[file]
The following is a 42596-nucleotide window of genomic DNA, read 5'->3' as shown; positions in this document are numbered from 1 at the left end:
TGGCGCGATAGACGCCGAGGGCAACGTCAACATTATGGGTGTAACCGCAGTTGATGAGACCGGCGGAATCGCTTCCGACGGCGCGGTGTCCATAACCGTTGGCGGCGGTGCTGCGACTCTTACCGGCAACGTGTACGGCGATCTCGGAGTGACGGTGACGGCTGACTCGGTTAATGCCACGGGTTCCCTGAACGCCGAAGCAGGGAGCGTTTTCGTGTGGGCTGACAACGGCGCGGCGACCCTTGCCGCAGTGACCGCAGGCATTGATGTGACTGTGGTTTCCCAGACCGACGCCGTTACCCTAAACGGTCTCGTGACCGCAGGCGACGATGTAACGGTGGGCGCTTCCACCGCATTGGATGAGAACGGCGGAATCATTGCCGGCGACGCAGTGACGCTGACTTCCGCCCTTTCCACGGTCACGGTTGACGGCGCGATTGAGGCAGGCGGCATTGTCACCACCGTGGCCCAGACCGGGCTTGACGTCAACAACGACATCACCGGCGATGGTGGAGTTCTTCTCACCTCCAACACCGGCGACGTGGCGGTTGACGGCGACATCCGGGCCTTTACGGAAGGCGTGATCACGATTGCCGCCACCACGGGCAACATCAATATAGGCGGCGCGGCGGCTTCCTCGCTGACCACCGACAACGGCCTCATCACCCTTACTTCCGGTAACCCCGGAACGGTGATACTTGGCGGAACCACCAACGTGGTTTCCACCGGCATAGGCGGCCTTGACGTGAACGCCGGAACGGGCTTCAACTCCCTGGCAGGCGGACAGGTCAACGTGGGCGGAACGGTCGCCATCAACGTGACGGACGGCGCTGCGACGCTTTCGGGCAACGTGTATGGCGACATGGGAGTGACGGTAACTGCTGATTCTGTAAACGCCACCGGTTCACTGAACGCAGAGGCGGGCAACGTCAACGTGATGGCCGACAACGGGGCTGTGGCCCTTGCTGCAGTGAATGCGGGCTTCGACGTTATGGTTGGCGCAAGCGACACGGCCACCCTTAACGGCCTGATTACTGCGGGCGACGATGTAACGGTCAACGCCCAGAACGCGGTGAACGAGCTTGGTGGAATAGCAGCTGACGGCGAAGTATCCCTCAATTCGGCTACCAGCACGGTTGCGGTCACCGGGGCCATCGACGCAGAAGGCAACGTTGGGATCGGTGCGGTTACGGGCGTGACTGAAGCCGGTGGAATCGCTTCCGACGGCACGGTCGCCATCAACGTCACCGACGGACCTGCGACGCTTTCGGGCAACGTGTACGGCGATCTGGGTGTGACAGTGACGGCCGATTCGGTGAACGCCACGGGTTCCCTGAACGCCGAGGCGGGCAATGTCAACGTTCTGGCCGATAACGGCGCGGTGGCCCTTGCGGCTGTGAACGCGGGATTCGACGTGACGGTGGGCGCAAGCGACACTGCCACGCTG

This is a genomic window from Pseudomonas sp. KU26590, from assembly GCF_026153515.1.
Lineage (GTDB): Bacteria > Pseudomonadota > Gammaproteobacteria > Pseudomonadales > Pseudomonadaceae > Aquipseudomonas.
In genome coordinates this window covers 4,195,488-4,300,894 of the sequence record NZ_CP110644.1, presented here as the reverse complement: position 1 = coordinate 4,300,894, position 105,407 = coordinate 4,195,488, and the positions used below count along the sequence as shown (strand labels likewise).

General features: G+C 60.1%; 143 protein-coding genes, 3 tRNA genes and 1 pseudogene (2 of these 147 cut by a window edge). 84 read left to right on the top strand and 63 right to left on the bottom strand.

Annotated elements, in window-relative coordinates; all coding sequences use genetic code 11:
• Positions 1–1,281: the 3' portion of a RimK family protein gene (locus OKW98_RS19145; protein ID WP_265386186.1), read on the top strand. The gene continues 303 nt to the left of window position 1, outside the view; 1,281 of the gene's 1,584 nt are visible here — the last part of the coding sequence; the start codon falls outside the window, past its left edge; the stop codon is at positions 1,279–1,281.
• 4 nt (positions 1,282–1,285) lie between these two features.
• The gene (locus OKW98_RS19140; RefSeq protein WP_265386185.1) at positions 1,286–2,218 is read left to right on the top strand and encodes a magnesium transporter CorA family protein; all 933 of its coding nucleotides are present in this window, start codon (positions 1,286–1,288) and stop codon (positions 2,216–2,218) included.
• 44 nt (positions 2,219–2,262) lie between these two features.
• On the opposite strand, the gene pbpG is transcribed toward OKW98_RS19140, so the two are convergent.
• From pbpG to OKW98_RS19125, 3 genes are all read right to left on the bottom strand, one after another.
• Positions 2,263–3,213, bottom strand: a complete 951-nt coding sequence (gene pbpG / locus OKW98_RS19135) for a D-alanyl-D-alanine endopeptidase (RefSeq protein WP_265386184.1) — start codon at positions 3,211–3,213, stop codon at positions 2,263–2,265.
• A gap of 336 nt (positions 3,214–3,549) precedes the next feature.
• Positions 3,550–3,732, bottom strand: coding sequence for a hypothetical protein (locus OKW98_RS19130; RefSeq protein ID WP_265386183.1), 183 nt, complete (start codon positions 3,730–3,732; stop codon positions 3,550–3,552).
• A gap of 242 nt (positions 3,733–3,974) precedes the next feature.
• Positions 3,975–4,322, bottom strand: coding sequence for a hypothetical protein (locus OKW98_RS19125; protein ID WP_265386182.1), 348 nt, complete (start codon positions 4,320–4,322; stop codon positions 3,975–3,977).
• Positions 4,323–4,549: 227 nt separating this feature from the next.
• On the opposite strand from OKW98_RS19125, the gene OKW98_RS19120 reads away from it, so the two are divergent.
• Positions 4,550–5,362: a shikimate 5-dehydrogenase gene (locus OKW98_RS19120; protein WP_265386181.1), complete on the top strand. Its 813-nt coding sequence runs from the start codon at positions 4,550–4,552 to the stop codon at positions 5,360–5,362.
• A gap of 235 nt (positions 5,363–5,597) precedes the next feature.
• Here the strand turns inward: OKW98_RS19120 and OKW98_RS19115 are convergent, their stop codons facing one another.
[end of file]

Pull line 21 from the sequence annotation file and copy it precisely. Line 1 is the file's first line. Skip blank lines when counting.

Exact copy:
• Positions 4,550–5,362: a shikimate 5-dehydrogenase gene (locus OKW98_RS19120; protein WP_265386181.1), complete on the top strand. Its 813-nt coding sequence runs from the start codon at positions 4,550–4,552 to the stop codon at positions 5,360–5,362.